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  HIV Glasgow
23-26 October 2016
Glasgow, UK
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Uncontrolled HIV Tied to NHL But Not Hodgkins in Large D:A:D Study - Differences in virological and immunological risk factors for non-Hodgkin and Hodgkin lymphoma: The D:A:D study
  HIV Drug Therapy, Glasgow 2016
Mark Mascolini
Lower CD4 count boosted chances of both non-Hodgkin lymphoma (NHL) and Hodgkin lymphoma (NHL) in a D:A:D study analysis [1]. But the study linked current and historical HIV replication only to higher NHL incidence.
Incidence of NHL has dropped in people with HIV but HL incidence remains stable [2]. This finding and other research, the D:A:D team noted, suggest that risk factors for NHL and HL may differ in people with HIV. To identify risk factors in a contemporary HIV population, they analyzed lymphoma incidence and predictors in D:A:D participants from when they entered the D:A:D study, their first CD4 count, or January 2004 until NHL or HL diagnosis, last visit plus 6 months, death, or February 2015. They excluded people with an NHL or HL diagnosis before baseline or with no CD4 count at baseline.
The D:A:D team used Poisson regression to identify lymphoma risk factors from a list including demographic variables, comorbidities, antiretroviral regimen and duration, current CD4 count, current viral load, and area under the curve (AUC) viral load (which determines cumulative exposure to HIV over time).
The analysis included 40,987 HIV-positive people with a median age of 40 years (interquartile range [IQR] 34 to 47) and a median baseline year of 2004 (IQR 2004 to 2006). Almost three quarters of these people were men, 62% had a baseline CD4 count above 350, and 51% had a baseline viral load below 500 copies. Half were taking antiretroviral therapy at baseline.
From 2004 to 2014/2015, NHL developed in 392 people for an incidence of 1.17 per 1000 person-years, while HL developed in 149 people for an incidence of 0.44 per 1000 person-years. As in prior studies NHL incidence dropped across the study period (unadjusted -13%, P < 0.01) while HL incidence remained stable (unadjusted -3%, P = 0.32).
In unadjusted analyses, every 2-fold higher current CD4 count was associated with a 16% lower NHL incidence (P < 0.01) and an 11% lower HL incidence (P < 0.01). Every 10-fold higher current viral load was associated with a 74% higher NHL incidence (P < 0.01) but did not have a significant impact on HL incidence. Every 10-fold higher AUC viral load was associated with an 81% higher NHL incidence (P < 0.01) but again did not affect HL incidence.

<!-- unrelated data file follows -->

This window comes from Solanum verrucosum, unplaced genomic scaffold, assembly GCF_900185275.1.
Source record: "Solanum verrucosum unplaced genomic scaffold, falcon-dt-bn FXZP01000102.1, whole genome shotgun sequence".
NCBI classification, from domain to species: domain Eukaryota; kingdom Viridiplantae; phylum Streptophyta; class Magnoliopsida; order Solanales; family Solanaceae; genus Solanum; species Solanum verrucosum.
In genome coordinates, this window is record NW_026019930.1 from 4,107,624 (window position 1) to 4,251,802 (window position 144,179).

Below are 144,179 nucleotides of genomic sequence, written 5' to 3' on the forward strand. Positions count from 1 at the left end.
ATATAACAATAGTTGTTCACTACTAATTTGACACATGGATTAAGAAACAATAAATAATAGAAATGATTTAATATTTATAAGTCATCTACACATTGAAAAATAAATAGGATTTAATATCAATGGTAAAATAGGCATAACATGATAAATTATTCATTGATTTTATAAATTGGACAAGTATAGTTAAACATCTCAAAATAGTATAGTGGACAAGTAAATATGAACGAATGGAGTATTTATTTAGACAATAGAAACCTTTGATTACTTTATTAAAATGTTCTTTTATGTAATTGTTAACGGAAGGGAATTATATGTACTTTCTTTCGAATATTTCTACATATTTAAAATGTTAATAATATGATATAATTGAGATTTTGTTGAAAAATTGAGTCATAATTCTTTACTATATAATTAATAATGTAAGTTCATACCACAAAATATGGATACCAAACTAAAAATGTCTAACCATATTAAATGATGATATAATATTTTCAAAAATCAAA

The adjusted Poisson regression analysis confirmed that lower current CD4 count independently raised chances of both NHL and HL, while higher current viral load and higher AUC viral load independently raised chances of NHL but not HL. This analysis isolated female gender as a predictor of lower NHL and HL risk. Every 5 years later calendar year cut the risk of NHL but not HL, and every 10 years older age raised the risk of NHL but not HL.
The D:A:D team concluded that current immunodeficiency (lower CD4 count) is associated with higher incidence of both NHL and HL. On the other hand, "ongoing viral replication may play a part in NHL development" but not HL. They suggested that early HIV diagnosis and management may lower lymphoma risk by trimming exposure to advanced immunodeficiency and uncontrolled HIV replication.
1. Shepherd L, Ryom L, Law M, et al. Differences in virological and immunological risk factors for non-Hodgkin lymphoma (NHL) and Hodgkin (HL): the D:A:D study. HIV Drug Therapy, Glasgow 2016. October 23-26, 2016. Abstract O224.
2. Patel P, Hanson DL, Sullivan PS, et al. Incidence of types of cancer among HIV-infected persons compared with the general population in the United States, 1992-2003. Ann Intern Med. 2008;148:728-736.